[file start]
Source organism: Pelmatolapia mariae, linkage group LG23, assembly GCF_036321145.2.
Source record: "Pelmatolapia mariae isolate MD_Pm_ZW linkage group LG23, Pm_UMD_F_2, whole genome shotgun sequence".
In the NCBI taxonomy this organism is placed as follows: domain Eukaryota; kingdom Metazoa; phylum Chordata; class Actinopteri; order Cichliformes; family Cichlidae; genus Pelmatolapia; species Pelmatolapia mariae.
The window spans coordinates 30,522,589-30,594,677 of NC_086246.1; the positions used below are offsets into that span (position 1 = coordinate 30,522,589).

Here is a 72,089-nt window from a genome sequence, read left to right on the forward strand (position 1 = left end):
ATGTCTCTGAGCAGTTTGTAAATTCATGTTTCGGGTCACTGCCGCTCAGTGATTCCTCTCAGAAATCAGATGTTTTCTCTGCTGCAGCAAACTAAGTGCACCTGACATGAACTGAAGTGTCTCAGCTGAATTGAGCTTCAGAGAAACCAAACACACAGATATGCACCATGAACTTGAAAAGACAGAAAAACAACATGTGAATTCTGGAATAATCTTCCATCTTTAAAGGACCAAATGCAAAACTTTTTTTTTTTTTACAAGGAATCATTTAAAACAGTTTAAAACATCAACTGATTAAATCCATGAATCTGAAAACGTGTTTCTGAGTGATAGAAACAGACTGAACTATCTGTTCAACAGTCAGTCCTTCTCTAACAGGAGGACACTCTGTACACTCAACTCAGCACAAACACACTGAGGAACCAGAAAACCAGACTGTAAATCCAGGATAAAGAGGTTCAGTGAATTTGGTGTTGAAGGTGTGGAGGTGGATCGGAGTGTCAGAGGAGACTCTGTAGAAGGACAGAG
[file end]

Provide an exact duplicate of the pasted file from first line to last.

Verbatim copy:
Source organism: Pelmatolapia mariae, linkage group LG23, assembly GCF_036321145.2.
Source record: "Pelmatolapia mariae isolate MD_Pm_ZW linkage group LG23, Pm_UMD_F_2, whole genome shotgun sequence".
In the NCBI taxonomy this organism is placed as follows: domain Eukaryota; kingdom Metazoa; phylum Chordata; class Actinopteri; order Cichliformes; family Cichlidae; genus Pelmatolapia; species Pelmatolapia mariae.
The window spans coordinates 30,522,589-30,594,677 of NC_086246.1; the positions used below are offsets into that span (position 1 = coordinate 30,522,589).

Here is a 72,089-nt window from a genome sequence, read left to right on the forward strand (position 1 = left end):
ATGTCTCTGAGCAGTTTGTAAATTCATGTTTCGGGTCACTGCCGCTCAGTGATTCCTCTCAGAAATCAGATGTTTTCTCTGCTGCAGCAAACTAAGTGCACCTGACATGAACTGAAGTGTCTCAGCTGAATTGAGCTTCAGAGAAACCAAACACACAGATATGCACCATGAACTTGAAAAGACAGAAAAACAACATGTGAATTCTGGAATAATCTTCCATCTTTAAAGGACCAAATGCAAAACTTTTTTTTTTTTTACAAGGAATCATTTAAAACAGTTTAAAACATCAACTGATTAAATCCATGAATCTGAAAACGTGTTTCTGAGTGATAGAAACAGACTGAACTATCTGTTCAACAGTCAGTCCTTCTCTAACAGGAGGACACTCTGTACACTCAACTCAGCACAAACACACTGAGGAACCAGAAAACCAGACTGTAAATCCAGGATAAAGAGGTTCAGTGAATTTGGTGTTGAAGGTGTGGAGGTGGATCGGAGTGTCAGAGGAGACTCTGTAGAAGGACAGAG